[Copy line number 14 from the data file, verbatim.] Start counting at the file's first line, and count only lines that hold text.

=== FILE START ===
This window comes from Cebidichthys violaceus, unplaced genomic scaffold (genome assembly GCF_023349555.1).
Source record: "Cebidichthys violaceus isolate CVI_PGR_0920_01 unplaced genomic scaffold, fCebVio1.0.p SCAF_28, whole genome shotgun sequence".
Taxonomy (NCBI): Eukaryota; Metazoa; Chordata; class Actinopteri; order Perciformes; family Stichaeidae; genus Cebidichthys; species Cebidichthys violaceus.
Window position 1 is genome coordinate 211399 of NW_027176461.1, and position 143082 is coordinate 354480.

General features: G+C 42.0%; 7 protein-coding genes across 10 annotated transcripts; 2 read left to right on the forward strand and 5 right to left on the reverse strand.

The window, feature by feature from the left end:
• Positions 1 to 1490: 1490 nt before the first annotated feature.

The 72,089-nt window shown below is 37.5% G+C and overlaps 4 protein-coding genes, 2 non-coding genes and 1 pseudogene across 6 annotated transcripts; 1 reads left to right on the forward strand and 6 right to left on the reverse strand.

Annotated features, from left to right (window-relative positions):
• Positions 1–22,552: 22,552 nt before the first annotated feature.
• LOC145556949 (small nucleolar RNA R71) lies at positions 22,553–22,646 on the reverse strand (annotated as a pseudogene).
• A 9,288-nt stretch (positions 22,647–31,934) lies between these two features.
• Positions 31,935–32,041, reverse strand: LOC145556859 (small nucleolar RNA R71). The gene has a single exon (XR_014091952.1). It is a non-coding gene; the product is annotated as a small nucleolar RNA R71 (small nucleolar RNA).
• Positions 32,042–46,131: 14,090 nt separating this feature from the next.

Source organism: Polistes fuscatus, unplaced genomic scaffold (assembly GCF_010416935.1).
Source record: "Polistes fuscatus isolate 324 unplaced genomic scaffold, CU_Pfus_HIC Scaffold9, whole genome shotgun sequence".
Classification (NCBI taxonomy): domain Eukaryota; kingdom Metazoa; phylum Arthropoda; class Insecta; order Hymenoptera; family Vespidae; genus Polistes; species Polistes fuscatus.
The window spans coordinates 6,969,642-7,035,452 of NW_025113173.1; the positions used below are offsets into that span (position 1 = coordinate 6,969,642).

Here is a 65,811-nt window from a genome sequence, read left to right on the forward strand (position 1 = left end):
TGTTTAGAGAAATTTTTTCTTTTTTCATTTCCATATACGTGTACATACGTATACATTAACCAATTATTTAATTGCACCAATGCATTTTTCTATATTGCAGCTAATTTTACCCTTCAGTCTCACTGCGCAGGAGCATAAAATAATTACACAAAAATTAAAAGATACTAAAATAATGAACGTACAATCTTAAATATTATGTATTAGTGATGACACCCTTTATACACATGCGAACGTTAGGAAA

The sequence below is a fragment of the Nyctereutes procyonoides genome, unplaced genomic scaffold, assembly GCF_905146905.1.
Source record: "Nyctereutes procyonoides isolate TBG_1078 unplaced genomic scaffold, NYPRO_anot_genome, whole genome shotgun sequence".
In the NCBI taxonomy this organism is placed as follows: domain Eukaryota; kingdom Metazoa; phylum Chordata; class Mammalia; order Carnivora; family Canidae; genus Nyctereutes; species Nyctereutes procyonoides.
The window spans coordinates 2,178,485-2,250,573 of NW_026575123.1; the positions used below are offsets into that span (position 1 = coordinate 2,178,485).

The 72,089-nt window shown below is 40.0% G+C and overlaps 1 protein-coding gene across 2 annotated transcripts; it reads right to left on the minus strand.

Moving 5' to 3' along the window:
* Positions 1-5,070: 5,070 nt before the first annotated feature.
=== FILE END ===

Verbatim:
• Positions 32,042–46,131: 14,090 nt separating this feature from the next.